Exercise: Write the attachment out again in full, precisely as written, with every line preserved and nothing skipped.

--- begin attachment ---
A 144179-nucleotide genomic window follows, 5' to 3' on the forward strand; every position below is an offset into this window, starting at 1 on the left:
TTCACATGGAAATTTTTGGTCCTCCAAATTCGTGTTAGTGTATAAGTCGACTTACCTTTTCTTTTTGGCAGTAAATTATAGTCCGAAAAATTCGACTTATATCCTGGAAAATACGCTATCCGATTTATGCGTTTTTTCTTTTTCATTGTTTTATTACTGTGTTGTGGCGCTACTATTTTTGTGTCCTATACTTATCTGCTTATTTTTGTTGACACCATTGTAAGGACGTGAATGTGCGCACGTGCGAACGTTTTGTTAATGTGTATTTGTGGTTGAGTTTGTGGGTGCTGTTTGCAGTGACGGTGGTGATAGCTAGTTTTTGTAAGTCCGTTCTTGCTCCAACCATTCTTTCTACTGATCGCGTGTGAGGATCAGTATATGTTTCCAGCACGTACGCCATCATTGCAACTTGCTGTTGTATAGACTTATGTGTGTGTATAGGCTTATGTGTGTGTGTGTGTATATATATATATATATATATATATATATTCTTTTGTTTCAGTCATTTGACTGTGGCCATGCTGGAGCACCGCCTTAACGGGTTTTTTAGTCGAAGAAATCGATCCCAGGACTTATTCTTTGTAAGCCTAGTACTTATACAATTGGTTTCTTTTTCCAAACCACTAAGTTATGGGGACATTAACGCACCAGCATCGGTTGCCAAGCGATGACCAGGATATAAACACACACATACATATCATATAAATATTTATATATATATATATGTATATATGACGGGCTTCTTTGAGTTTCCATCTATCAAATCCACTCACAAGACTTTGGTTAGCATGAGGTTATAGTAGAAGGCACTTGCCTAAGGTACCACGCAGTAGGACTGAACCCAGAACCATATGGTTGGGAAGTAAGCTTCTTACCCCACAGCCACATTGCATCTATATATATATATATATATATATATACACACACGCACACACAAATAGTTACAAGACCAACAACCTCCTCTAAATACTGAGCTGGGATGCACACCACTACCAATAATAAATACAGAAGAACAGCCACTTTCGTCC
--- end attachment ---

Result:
A 144179-nucleotide genomic window follows, 5' to 3' on the forward strand; every position below is an offset into this window, starting at 1 on the left:
TTCACATGGAAATTTTTGGTCCTCCAAATTCGTGTTAGTGTATAAGTCGACTTACCTTTTCTTTTTGGCAGTAAATTATAGTCCGAAAAATTCGACTTATATCCTGGAAAATACGCTATCCGATTTATGCGTTTTTTCTTTTTCATTGTTTTATTACTGTGTTGTGGCGCTACTATTTTTGTGTCCTATACTTATCTGCTTATTTTTGTTGACACCATTGTAAGGACGTGAATGTGCGCACGTGCGAACGTTTTGTTAATGTGTATTTGTGGTTGAGTTTGTGGGTGCTGTTTGCAGTGACGGTGGTGATAGCTAGTTTTTGTAAGTCCGTTCTTGCTCCAACCATTCTTTCTACTGATCGCGTGTGAGGATCAGTATATGTTTCCAGCACGTACGCCATCATTGCAACTTGCTGTTGTATAGACTTATGTGTGTGTATAGGCTTATGTGTGTGTGTGTGTATATATATATATATATATATATATATATTCTTTTGTTTCAGTCATTTGACTGTGGCCATGCTGGAGCACCGCCTTAACGGGTTTTTTAGTCGAAGAAATCGATCCCAGGACTTATTCTTTGTAAGCCTAGTACTTATACAATTGGTTTCTTTTTCCAAACCACTAAGTTATGGGGACATTAACGCACCAGCATCGGTTGCCAAGCGATGACCAGGATATAAACACACACATACATATCATATAAATATTTATATATATATATATGTATATATGACGGGCTTCTTTGAGTTTCCATCTATCAAATCCACTCACAAGACTTTGGTTAGCATGAGGTTATAGTAGAAGGCACTTGCCTAAGGTACCACGCAGTAGGACTGAACCCAGAACCATATGGTTGGGAAGTAAGCTTCTTACCCCACAGCCACATTGCATCTATATATATATATATATATATATATACACACACGCACACACAAATAGTTACAAGACCAACAACCTCCTCTAAATACTGAGCTGGGATGCACACCACTACCAATAATAAATACAGAAGAACAGCCACTTTCGTCC